Even With Heart Disease Awareness on the Rise, Prevention Remains Critically Important for American Women

Reading time: < 1 minute

In recognition of American Heart Month, the National Heart, Lung, and Blood Institute (NHLBI) and its heart disease awareness campaign — The Heart Truth — is reminding all American women that heart disease prevention remains critically important, despite that fact that awareness is at an all time high. More women than ever know that heart disease is their leading killer, yet millions of women are at risk, at increasingly younger ages.

Even with increased awareness, 80 percent of midlife women (ages 40 to 60) still have one or more of the modifiable risk factors “” high blood pressure, high cholesterol, overweight/obesity, physical inactivity, diabetes, and smoking. Sixty percent of younger women, ages 20-39, have one or more of these risk factors. Recent data show high rates of overweight/obesity in younger women, which may lead to higher rates of heart disease in later years.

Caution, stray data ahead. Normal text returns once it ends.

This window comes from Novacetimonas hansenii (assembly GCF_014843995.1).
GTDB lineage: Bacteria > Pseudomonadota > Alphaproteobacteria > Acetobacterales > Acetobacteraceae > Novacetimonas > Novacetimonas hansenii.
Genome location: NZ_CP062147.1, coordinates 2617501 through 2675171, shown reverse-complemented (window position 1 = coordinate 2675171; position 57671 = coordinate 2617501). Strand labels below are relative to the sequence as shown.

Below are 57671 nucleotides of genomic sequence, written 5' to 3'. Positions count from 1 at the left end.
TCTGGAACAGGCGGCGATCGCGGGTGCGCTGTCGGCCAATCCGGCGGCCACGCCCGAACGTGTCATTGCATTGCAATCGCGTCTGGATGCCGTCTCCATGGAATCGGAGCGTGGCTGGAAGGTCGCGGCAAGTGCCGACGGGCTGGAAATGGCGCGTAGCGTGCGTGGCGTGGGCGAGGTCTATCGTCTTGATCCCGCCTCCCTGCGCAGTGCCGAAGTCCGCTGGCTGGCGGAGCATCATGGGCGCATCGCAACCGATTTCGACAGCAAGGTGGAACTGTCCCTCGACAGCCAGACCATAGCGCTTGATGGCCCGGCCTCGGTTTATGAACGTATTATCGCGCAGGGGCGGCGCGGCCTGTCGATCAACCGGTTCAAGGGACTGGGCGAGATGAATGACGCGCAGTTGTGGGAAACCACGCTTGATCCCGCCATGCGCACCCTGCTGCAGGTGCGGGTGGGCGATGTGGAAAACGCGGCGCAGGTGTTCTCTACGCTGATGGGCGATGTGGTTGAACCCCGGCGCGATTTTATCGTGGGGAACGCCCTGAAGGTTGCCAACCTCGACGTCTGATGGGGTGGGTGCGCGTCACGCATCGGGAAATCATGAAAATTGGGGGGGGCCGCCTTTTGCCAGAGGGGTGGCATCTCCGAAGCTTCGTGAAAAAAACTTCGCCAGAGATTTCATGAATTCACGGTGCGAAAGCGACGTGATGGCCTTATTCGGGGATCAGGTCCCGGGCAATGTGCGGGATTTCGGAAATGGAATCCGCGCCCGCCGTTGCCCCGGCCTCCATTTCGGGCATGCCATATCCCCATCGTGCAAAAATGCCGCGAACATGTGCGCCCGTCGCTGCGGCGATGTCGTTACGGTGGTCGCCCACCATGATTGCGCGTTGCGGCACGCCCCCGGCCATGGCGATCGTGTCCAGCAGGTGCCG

About the Author

NIH Newsbot keeps you up-to-date with the latest research news from the National Institutes of Health (NIH).

Comments

  1. It seems to be that not only unhealthy lifestyle habits of so many young women, here in particular smoking, but the increasing stress level caused by the difficult economy and all present and applied high-tech around us contributes to the increase of heart issues. Although stress is hard to avoid, there are ways to learn about it’s negative impact on our health and how to manage it better. I believe the medical community has not realized enough the importance of the above said, although the WHO has openly declared stress as the silent killer of the 21st century.